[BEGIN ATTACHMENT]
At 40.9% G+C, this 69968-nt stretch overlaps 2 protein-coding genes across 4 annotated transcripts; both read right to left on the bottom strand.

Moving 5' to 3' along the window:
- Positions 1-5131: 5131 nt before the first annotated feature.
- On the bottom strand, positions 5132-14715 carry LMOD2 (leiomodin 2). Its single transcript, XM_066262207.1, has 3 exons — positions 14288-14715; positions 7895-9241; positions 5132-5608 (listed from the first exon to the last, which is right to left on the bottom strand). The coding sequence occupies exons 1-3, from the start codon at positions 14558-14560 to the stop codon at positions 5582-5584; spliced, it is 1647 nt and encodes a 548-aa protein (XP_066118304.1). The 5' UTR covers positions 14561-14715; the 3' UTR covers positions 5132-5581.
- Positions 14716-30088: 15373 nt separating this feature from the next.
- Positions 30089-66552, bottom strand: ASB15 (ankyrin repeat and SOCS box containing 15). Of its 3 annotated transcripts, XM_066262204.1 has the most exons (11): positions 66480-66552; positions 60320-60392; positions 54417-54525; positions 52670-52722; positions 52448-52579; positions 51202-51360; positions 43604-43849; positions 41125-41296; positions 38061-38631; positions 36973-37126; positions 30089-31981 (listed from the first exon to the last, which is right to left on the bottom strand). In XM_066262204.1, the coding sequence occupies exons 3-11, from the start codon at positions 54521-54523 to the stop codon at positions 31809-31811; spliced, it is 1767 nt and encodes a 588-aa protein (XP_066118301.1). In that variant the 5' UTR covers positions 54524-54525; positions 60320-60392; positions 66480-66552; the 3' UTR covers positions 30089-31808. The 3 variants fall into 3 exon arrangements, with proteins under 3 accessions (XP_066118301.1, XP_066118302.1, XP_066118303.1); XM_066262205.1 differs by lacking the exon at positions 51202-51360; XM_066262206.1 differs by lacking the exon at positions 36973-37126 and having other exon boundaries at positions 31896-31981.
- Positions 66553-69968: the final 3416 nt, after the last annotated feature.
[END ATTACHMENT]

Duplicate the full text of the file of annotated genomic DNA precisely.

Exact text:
At 40.9% G+C, this 69968-nt stretch overlaps 2 protein-coding genes across 4 annotated transcripts; both read right to left on the bottom strand.

Moving 5' to 3' along the window:
- Positions 1-5131: 5131 nt before the first annotated feature.
- On the bottom strand, positions 5132-14715 carry LMOD2 (leiomodin 2). Its single transcript, XM_066262207.1, has 3 exons — positions 14288-14715; positions 7895-9241; positions 5132-5608 (listed from the first exon to the last, which is right to left on the bottom strand). The coding sequence occupies exons 1-3, from the start codon at positions 14558-14560 to the stop codon at positions 5582-5584; spliced, it is 1647 nt and encodes a 548-aa protein (XP_066118304.1). The 5' UTR covers positions 14561-14715; the 3' UTR covers positions 5132-5581.
- Positions 14716-30088: 15373 nt separating this feature from the next.
- Positions 30089-66552, bottom strand: ASB15 (ankyrin repeat and SOCS box containing 15). Of its 3 annotated transcripts, XM_066262204.1 has the most exons (11): positions 66480-66552; positions 60320-60392; positions 54417-54525; positions 52670-52722; positions 52448-52579; positions 51202-51360; positions 43604-43849; positions 41125-41296; positions 38061-38631; positions 36973-37126; positions 30089-31981 (listed from the first exon to the last, which is right to left on the bottom strand). In XM_066262204.1, the coding sequence occupies exons 3-11, from the start codon at positions 54521-54523 to the stop codon at positions 31809-31811; spliced, it is 1767 nt and encodes a 588-aa protein (XP_066118301.1). In that variant the 5' UTR covers positions 54524-54525; positions 60320-60392; positions 66480-66552; the 3' UTR covers positions 30089-31808. The 3 variants fall into 3 exon arrangements, with proteins under 3 accessions (XP_066118301.1, XP_066118302.1, XP_066118303.1); XM_066262205.1 differs by lacking the exon at positions 51202-51360; XM_066262206.1 differs by lacking the exon at positions 36973-37126 and having other exon boundaries at positions 31896-31981.
- Positions 66553-69968: the final 3416 nt, after the last annotated feature.